From: Dictionary of American Naval Fighting Ships
Metal electrically charged so as to attract other metal.
(AM-260: dp. 625; 1. 184'6''; b. 33'; dr. 9'9"; s. 15 k.; cpl. 104; a. 1 3", 4 40mm.; cl. Admirable)
The second Magnet (AM-260) was laid down by American Shipbuilding Co., Lorain, Ohio, 13 March 1943; launched 5 June 1943; sponsored by Mrs. John J. Boland; and commissioned 10 March 1944, Lt. H. A. Babione in command.
Following commissioning in the 9th Naval District, Magnet steamed down the Mississippi River en route to Norfolk, reporting 17 April 1944. After shakedown in the Chesapeake Bay, she joined Mine Division 31 and, for the next 9 months operated out of Recife, Brazil, sweeping the main shipping channels of South American ports. She also escorted convoys to and from the West Indies, patrolled the harbor, and engaged in antisubmarine training.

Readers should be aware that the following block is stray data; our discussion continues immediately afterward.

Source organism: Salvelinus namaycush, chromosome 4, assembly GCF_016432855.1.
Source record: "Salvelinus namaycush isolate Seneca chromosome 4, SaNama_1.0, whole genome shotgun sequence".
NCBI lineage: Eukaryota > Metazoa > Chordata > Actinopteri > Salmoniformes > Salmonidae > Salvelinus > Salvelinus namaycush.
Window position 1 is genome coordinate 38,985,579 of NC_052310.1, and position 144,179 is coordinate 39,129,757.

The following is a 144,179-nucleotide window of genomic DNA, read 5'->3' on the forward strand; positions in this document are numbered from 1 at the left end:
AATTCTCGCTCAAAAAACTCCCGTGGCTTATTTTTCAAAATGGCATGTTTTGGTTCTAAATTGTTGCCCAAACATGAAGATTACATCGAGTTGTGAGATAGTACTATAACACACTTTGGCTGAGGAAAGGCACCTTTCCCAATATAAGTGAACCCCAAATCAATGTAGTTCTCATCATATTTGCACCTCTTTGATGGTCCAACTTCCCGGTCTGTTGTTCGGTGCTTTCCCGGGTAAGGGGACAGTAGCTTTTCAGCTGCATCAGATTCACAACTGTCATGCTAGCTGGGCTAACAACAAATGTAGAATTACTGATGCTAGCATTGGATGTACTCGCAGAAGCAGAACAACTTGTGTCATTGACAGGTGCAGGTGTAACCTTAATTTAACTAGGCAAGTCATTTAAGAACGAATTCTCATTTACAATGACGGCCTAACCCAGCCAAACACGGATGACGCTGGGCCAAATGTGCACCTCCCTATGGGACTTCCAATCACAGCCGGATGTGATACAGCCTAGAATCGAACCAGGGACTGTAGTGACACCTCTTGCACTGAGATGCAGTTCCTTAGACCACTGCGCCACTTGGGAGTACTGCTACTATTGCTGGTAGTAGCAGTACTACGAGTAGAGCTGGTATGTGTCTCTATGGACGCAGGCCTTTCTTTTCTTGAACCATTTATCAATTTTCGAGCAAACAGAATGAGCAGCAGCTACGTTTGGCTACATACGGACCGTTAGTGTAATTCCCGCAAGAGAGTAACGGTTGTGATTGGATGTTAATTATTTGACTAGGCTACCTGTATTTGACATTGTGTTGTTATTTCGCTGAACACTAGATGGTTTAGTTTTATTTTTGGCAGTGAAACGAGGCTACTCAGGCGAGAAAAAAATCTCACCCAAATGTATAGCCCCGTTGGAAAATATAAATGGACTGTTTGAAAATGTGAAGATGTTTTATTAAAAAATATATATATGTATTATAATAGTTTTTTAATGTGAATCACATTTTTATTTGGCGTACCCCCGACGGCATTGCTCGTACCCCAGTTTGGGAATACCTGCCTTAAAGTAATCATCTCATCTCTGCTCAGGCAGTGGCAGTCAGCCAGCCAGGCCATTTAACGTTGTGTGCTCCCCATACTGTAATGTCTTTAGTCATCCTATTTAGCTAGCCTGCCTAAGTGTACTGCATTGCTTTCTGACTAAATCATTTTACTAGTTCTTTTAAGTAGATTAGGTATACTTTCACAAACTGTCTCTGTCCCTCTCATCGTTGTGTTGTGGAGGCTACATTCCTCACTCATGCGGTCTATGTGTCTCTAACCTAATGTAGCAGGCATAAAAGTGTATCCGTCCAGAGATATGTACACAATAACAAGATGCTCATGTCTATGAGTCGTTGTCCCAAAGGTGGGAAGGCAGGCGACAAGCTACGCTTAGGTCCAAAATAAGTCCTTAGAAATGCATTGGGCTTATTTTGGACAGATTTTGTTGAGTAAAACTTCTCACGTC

On 10 March 1945 she was detached from the South Atlantic Forces and assigned to TG 23.2 at Miami. There she served as a schoolship until 28 June, when she got underway for Norfolk. On 18 August, after a brief overhaul, she returned to Miami, where she decommissioned on the 28th. Transferred to the Nationalist Chinese Government under the terms of lend lease the same day, she commissioned in that Navy as Yung Shun (MSF-46). Yung Shun was officially returned in accordance with the terms of the original loan, and then redelivered to the Republic of China under the Military Assistance Program, 7 February 1948. Magnet was struck from the Navy list 12 March 1948.